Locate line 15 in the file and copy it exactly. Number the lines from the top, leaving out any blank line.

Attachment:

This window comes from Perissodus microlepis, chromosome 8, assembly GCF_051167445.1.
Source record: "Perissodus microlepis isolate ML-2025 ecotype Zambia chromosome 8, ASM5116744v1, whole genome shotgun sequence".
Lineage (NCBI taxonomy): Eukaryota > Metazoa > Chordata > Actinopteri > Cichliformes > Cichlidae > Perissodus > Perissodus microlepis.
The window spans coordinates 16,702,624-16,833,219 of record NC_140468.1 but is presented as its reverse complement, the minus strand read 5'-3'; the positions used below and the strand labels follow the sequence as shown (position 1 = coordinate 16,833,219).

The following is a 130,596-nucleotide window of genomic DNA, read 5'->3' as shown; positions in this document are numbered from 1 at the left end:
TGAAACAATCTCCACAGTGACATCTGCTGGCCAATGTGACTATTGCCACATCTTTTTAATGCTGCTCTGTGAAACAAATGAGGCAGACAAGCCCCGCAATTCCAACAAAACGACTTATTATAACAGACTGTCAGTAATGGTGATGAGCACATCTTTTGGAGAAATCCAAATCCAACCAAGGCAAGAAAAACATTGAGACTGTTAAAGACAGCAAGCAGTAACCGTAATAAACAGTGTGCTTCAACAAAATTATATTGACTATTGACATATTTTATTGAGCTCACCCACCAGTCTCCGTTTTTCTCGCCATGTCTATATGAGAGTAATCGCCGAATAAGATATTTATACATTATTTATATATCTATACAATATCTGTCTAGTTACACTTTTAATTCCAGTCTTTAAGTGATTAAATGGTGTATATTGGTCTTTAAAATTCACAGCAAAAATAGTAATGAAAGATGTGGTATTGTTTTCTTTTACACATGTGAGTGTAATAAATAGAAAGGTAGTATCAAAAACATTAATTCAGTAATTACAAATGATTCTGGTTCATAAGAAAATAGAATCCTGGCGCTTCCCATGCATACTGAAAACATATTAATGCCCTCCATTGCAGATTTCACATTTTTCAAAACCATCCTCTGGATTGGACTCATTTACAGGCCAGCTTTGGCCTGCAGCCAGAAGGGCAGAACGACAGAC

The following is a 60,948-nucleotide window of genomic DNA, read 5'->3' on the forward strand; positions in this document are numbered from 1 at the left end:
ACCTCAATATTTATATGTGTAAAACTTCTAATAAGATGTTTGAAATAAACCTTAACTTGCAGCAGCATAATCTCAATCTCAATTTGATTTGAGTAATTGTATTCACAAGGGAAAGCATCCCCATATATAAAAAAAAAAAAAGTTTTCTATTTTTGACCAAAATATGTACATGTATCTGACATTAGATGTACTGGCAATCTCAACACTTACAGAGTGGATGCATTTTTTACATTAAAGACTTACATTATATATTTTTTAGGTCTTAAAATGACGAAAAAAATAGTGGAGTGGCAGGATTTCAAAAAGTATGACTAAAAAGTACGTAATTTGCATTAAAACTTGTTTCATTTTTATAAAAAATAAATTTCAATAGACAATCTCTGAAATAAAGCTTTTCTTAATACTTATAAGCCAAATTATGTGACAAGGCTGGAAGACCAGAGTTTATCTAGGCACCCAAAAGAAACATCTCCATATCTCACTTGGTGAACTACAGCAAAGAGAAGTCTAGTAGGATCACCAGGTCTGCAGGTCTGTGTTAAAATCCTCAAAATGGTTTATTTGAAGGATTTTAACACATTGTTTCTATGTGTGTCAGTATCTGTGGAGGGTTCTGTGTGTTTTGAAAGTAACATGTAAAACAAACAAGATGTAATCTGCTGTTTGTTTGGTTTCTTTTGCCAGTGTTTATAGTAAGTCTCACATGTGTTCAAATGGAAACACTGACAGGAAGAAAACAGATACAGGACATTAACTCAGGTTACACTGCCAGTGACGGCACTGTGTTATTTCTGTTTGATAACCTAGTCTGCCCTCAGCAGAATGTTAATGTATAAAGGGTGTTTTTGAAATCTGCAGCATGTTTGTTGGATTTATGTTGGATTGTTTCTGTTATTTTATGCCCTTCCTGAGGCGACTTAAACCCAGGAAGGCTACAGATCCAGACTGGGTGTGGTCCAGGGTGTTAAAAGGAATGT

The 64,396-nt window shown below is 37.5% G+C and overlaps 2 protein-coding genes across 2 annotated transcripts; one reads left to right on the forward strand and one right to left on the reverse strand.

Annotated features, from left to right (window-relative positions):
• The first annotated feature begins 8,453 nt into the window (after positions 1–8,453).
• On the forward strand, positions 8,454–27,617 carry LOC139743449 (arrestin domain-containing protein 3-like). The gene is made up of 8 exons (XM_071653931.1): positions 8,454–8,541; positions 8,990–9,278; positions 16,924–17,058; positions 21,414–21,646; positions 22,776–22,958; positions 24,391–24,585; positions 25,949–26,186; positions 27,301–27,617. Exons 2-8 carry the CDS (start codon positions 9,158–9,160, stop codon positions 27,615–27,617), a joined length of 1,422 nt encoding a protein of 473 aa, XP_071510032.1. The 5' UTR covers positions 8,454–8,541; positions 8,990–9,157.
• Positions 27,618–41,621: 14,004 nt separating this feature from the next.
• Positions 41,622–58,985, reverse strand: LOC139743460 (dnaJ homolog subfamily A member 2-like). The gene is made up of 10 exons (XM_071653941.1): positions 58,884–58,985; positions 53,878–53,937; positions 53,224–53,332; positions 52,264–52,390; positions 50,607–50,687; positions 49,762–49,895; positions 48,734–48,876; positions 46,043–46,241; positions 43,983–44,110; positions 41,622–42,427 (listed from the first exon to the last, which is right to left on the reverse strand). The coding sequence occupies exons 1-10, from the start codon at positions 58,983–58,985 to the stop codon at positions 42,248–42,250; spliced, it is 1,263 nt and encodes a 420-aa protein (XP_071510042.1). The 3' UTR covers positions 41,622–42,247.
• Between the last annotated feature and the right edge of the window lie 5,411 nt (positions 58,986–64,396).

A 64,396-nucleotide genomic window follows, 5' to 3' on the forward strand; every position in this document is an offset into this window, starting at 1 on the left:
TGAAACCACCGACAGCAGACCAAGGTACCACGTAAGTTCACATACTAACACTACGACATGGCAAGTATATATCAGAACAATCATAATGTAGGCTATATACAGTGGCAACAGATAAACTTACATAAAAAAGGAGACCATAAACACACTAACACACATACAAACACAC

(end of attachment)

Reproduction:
• Between the last annotated feature and the right edge of the window lie 5,411 nt (positions 58,986–64,396).